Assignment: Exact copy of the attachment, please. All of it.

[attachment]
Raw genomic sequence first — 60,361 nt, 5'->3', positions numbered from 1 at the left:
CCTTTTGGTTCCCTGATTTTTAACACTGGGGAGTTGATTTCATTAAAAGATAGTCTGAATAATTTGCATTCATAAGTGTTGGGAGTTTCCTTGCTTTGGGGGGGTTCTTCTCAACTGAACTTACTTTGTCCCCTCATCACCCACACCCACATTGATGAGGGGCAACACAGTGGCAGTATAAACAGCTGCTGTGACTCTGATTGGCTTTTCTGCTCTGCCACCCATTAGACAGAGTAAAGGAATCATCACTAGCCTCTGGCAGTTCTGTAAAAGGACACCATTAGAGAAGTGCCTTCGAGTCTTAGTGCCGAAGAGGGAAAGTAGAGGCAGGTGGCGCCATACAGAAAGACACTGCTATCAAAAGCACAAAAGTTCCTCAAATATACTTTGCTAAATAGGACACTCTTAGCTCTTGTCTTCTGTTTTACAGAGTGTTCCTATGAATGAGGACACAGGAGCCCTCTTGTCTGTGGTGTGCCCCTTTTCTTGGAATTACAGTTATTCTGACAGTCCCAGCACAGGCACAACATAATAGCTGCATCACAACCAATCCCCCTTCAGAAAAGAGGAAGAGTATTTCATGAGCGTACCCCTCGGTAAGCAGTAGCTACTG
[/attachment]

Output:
Raw genomic sequence first — 60,361 nt, 5'->3', positions numbered from 1 at the left:
CCTTTTGGTTCCCTGATTTTTAACACTGGGGAGTTGATTTCATTAAAAGATAGTCTGAATAATTTGCATTCATAAGTGTTGGGAGTTTCCTTGCTTTGGGGGGGTTCTTCTCAACTGAACTTACTTTGTCCCCTCATCACCCACACCCACATTGATGAGGGGCAACACAGTGGCAGTATAAACAGCTGCTGTGACTCTGATTGGCTTTTCTGCTCTGCCACCCATTAGACAGAGTAAAGGAATCATCACTAGCCTCTGGCAGTTCTGTAAAAGGACACCATTAGAGAAGTGCCTTCGAGTCTTAGTGCCGAAGAGGGAAAGTAGAGGCAGGTGGCGCCATACAGAAAGACACTGCTATCAAAAGCACAAAAGTTCCTCAAATATACTTTGCTAAATAGGACACTCTTAGCTCTTGTCTTCTGTTTTACAGAGTGTTCCTATGAATGAGGACACAGGAGCCCTCTTGTCTGTGGTGTGCCCCTTTTCTTGGAATTACAGTTATTCTGACAGTCCCAGCACAGGCACAACATAATAGCTGCATCACAACCAATCCCCCTTCAGAAAAGAGGAAGAGTATTTCATGAGCGTACCCCTCGGTAAGCAGTAGCTACTG